When you think about a vinyl record, you do not often think about the speed of the recording device used to create the vinyl record. Indeed, you look at the grooves to ensure there aren’t any dents or cracks and you work to ensure that you have everything set up in a way to produce the best sound. One way you can ensure that is the case it by work with Sound Stage Direct to get the best equipment and records to get the best sound. After all, a great record is only as good as the record player used to play the beautiful sounds! The key with the earliest records really lies in the recording speeds of the discs. The earliest recordings were produced in a wide variety of speeds, ranging from sixty rotations per minute (rpm’s) to 130. These discs also came in a number of different sizes. The standardization of disc sizes and therefore rotational speeds had a big impact on the recordings that came out of these discs. It was through these mediums that the vinyl records we know and love became so popular, as the size of the disc and the rotational speed had everything to do with the long term practicality of the vinyl record.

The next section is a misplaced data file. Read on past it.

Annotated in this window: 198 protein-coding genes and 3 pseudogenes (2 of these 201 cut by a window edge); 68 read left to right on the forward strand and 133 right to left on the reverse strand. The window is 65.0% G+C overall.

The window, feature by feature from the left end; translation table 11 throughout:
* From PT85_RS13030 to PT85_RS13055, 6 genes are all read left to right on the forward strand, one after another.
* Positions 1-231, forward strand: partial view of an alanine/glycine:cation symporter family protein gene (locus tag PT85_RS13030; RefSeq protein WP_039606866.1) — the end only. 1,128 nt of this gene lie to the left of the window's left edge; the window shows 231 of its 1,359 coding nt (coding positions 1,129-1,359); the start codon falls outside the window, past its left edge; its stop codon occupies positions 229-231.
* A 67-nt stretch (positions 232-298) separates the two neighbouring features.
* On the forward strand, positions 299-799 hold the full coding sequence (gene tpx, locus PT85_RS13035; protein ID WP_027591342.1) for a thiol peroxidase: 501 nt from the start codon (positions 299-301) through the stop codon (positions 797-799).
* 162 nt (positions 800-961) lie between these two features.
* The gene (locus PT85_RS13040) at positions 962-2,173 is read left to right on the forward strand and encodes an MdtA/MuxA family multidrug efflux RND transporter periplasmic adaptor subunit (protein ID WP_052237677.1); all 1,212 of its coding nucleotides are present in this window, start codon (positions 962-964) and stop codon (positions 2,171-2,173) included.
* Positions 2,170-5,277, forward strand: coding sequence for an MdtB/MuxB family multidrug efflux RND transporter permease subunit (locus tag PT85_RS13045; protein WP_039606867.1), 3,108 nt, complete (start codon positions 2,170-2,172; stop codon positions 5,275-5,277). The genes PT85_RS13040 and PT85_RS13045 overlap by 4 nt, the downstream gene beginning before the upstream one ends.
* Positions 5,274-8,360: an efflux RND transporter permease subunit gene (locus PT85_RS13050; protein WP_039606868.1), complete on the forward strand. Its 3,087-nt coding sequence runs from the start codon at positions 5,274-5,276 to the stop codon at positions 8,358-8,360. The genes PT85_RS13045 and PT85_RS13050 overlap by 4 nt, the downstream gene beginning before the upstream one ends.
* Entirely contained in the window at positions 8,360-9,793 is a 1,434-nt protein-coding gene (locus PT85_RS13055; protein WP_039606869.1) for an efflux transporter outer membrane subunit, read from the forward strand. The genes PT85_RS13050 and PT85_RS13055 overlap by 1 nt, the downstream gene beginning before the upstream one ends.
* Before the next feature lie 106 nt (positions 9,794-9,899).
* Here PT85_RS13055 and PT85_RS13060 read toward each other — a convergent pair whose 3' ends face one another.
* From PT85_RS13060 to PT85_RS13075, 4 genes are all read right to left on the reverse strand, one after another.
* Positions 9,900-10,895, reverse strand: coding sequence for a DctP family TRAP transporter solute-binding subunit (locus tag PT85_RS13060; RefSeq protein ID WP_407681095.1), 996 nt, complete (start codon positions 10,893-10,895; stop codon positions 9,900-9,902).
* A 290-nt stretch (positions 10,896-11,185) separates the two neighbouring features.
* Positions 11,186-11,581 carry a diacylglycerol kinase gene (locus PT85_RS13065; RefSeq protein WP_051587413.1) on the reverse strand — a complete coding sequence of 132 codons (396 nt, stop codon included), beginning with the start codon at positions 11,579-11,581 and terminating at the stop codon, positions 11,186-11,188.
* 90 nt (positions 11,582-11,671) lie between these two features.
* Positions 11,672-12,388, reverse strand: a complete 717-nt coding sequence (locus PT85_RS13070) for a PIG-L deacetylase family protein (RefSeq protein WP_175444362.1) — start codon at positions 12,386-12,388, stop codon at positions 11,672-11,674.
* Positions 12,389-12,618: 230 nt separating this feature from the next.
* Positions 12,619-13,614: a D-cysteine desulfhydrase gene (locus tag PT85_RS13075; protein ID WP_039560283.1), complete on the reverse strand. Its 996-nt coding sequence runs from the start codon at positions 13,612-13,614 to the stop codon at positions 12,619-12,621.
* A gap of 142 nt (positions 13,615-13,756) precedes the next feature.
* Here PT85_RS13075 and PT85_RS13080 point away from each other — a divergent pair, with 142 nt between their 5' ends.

The earliest standardized rotational speed seemed to be set at about 70 rpm’s on a seven inch disc. Emile Berliner whose Gramophone brought records into a new place in musical history was selling these standardized discs and started with a a hand crank that was eventually replaced by a spring driven speed regulator. By the year 1925, the rotational speed became standardized at 78 rotations per minute for no apparent rhyme or reason other than, perhaps, an early device worked with this rotational speed and it thus became a standard measure. The changes between the rotational speeds in records seemed to vary only, then, by country based on the alternating current electricity supply that ran at 60 hertz versus 50 hertz.
The standardization of rotational speed in record players was created through speed regulators that were called “governors”, at least in the earliest gramophones. These governors were truly the key alternation in the gramophone model that took the gramophone from a toy and a curiosity to a viable product to be used for music recording. This change was huge for Berliner and his colleagues, and really set the stage for their continuing success in the record business.
Rotational speeds have also been important in the later developments of records. While the speed regulator and 78 rpm discs were good, the change to make LP records or longer playing records really changed the way music was consumed. These LPs sported a rotational speed of 33 and 1/3 rotations per minute on a 12 inch disc. Additionally, the technology that allowed for slower rpm’s and more music also gave birth to EP’s with one to three tracks on a smaller 7 inch disc at 45 rpm’s. Understanding the path that brought us to the current vinyl record is key to appreciating the technology at our backs and in the future of the discs.